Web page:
Aviation’s main associations are close to announcing the creation of a standard that will help establish an industry-wide, accountable, and transparent global book-and-claim system.
SkyNRG has had an in-house book-and-claim system called Board Now since 2019, allowing firms such as PwC to reduce their business travel emissions, says Stephen Wetmore, head of business development at the Dutch SAF developer. “We have demonstrated that it works, and it is accepted by the carbon credit bodies,” he says.
This book-and-claim standard is an important step for the entire aviation industry, enabling users to gain the carbon reduction credit for the SAF they buy, whether it is used to fuel their aircraft or one taking SAF at any airport anywhere in the world.
Book-and-claim will be limited by the amount of SAF being produced, but will increase in popularity as SAF plants come on stream in the coming years.
In the meantime, many operators are buying carbon offsets. These enable users to compensate for a proportion of an aircraft’s carbon emissions by investing in carbon-reduction projects that have lower emissions, according to Fuelling the Future.
Operators such as Flexjet, NetJets and VistaJet all offer offset products to customers. Other stakeholders are coming in. Recognising that many players may find it challenging to navigate the offset world, Boston-based 4AIR has developed a rating system. In January it was the first to buy carbon offset credits on IATA’s Aviation Carbon Exchange for charter firm PrivateFly.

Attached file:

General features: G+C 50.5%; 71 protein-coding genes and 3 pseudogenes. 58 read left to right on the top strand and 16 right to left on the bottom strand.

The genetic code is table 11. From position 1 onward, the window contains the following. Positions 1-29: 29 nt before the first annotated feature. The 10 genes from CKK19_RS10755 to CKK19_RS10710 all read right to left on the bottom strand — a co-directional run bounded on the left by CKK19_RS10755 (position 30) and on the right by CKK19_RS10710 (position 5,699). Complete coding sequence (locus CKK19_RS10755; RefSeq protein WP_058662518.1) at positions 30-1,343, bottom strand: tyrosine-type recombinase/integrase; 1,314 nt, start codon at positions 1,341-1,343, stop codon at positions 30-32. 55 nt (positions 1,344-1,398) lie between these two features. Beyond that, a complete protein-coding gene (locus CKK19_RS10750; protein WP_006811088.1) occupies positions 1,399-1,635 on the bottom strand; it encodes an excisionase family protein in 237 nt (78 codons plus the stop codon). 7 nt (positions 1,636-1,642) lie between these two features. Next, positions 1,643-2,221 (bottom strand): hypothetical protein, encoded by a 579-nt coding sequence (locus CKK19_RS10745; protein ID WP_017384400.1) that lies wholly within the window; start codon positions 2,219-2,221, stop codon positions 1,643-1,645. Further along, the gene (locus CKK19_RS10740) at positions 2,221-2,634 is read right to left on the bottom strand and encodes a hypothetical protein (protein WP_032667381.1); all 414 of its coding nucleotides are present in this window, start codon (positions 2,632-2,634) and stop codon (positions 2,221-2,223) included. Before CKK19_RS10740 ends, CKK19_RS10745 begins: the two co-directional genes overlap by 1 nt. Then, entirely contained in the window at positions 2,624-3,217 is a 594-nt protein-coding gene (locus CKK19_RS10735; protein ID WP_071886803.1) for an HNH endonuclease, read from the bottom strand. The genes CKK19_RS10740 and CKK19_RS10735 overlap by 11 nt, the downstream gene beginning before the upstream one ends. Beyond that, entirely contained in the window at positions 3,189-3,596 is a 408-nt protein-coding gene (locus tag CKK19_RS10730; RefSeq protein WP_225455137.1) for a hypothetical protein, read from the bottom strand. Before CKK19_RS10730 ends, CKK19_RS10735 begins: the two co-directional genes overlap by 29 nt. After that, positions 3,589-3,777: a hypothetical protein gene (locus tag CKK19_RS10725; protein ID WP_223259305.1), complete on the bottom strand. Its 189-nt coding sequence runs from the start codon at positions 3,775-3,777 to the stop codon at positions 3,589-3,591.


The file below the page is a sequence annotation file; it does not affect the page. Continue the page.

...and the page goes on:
For the next couple of years, all players will need to get up to speed quickly with the new and complex world of sustainability. This includes the associations that represent the industry.
With the arrival of larger business jets such as the Bombardier Global 7500 and Gulfstream G650, which are becoming comparable to the take-off weights and missions of airliners, the business aviation sector felt it was increasingly important for its own voice to be heard in policy-making circles.
Lobbying is focused on the largest business aviation markets of the USA and Europe for now. And this activity is stepping up, even though business flying is minuscule compared with global airline operations, representing only 0.04% of global CO2 output.
In the USA, the arrival of the new Biden-Harris administration, with an agenda more focused on the environment than the previous one, is encouraging the industry. Several business aviation players were among an array of 49 stakeholders who in April wrote to Pete Buttigieg, US Secretary of Transportation, urging “the Biden-Harris administration to support the inclusion of a SAF-specific blender’s tax credit in the American Jobs Plan as you work with Congress to address infrastructure and the climate challenge”.
The proposal is a credit of up to $2 per USgal, which would make a difference and would be a starting point in helping to make SAF more affordable, says Stewart D’Leon, director, technical operations at the NBAA. “We believe a blender’s tax credit will allow us to accelerate the widespread production and use of SAF. It is something we need to put the entire nation on an even playing field,” he says.
In the USA, the lobbying effort is to support the tax credit, whereas across the Atlantic, the European Commission’s focus is on compelling operators to embrace SAF-using mandates. The first approach offers a carrot, the second is more stick.